CFTC Awards More Than $2 Million to Whistleblower
The Commodity Futures Trading Commission (“CFTC”) announced a whistleblower award totaling more than $2 million to be paid to an individual whistleblower. The CFTC granted the whistleblower’s award application for both a CFTC action and a related action brought by another federal regulator.
CFTC’s Whistleblower Program was created under Section 748 of the Dodd-Frank Wall Street Reform and Consumer Protection Act of 2010. The CFTC can pay awards not only on CFTC enforcement actions, but also on related actions brought by other federal regulators if certain conditions are met. Whistleblowers are eligible to receive between 10 and 30 percent of the monetary sanctions collected.
The CFTC has also has adopted amendments to enhance its whistleblower rules, strengthening anti-retaliation protections and enhancing the process for reviewing whistleblower claims. The enhanced CFTC Whistleblower protections include:
- Under Rule 165.19, a person may not take any action to impede an individual from communicating directly with the CFTC’s staff about a possible violation of the CEA, including by enforcing, or threatening to enforce, a confidentiality agreement or pre-dispute arbitration agreement with respect to such communication.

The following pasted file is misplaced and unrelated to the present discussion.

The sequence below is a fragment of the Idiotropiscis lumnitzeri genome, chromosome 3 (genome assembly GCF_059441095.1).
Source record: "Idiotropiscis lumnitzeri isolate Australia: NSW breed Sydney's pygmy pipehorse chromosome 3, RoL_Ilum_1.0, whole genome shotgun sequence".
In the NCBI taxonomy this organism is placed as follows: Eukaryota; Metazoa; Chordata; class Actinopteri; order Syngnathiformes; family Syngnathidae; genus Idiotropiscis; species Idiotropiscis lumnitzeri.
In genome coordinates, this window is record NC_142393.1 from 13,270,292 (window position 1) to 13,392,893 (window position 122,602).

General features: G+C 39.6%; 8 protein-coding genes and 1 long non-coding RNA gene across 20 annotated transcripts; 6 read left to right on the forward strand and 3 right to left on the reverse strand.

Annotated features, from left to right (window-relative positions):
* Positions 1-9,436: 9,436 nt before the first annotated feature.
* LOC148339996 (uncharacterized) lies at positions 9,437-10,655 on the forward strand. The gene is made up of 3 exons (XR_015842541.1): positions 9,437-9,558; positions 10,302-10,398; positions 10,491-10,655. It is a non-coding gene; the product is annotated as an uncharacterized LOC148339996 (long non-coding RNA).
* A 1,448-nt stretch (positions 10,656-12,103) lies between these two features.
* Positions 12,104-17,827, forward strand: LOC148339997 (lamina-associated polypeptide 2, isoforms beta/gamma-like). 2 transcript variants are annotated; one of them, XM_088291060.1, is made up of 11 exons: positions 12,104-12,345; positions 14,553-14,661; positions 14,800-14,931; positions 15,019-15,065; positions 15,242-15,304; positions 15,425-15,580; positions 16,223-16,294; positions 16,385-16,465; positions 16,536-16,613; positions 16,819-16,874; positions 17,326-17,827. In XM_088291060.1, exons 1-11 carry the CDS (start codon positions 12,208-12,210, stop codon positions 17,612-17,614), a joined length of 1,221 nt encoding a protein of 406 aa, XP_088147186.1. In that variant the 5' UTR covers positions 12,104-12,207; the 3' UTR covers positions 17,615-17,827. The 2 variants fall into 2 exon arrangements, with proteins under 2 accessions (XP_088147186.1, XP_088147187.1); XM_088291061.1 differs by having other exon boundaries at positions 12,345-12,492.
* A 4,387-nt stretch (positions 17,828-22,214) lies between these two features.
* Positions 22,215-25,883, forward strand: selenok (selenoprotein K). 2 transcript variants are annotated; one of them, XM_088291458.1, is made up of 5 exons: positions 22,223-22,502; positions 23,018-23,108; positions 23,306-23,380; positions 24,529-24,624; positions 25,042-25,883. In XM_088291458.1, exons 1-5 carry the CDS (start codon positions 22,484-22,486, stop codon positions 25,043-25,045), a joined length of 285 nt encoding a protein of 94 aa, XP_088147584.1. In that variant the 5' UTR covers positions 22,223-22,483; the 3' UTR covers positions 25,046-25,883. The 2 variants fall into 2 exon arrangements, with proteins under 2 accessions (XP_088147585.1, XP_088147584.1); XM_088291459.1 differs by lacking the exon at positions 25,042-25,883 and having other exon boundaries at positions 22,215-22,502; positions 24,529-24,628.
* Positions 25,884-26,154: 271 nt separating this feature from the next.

- Under Rule 165.20, the CFTC has authority to bring an action against an employer who retaliates against a whistleblower, irrespective of whether the whistleblower qualifies for an award.
To view the press release, please click here.
Kennyhertz Perry advises clients on a wide range of commodities and derivatives regulatory matters. Kennyhertz Perry has experience in all types of derivative transactions and design structures to meet clients’ specific trading, financial and/or credit needs. The roots of the practice are in the commodities markets, where Kennyhertz Perry partner Braden Perry spent time as a Senior Trial Attorney with the Commodity Futures Trading Commission. Our lawyers regularly advise our clients on compliance with the complex laws and regulations governing the securities and derivatives industries, including the Commodity Futures Modernization Act of 2000, the Commodity Exchange Act, the Gramm-Leach-Bliley Act, the Securities Acts of 1933 and 1934, the Investment Company Act of 1940, the Investment Advisers Act of 1940, the SEC and CFTC regulations, the rules of the various derivatives exchanges and clearinghouses and other industry self-regulatory organizations and the “Blue Sky” state securities laws. Keeping abreast of regulatory developments is imperative, and enables our lawyers to guide clients on comment-making about proposed legislation and regulation, provide ongoing operational and compliance counseling, and offer advice on appropriate modifications of transaction structure and documentation.
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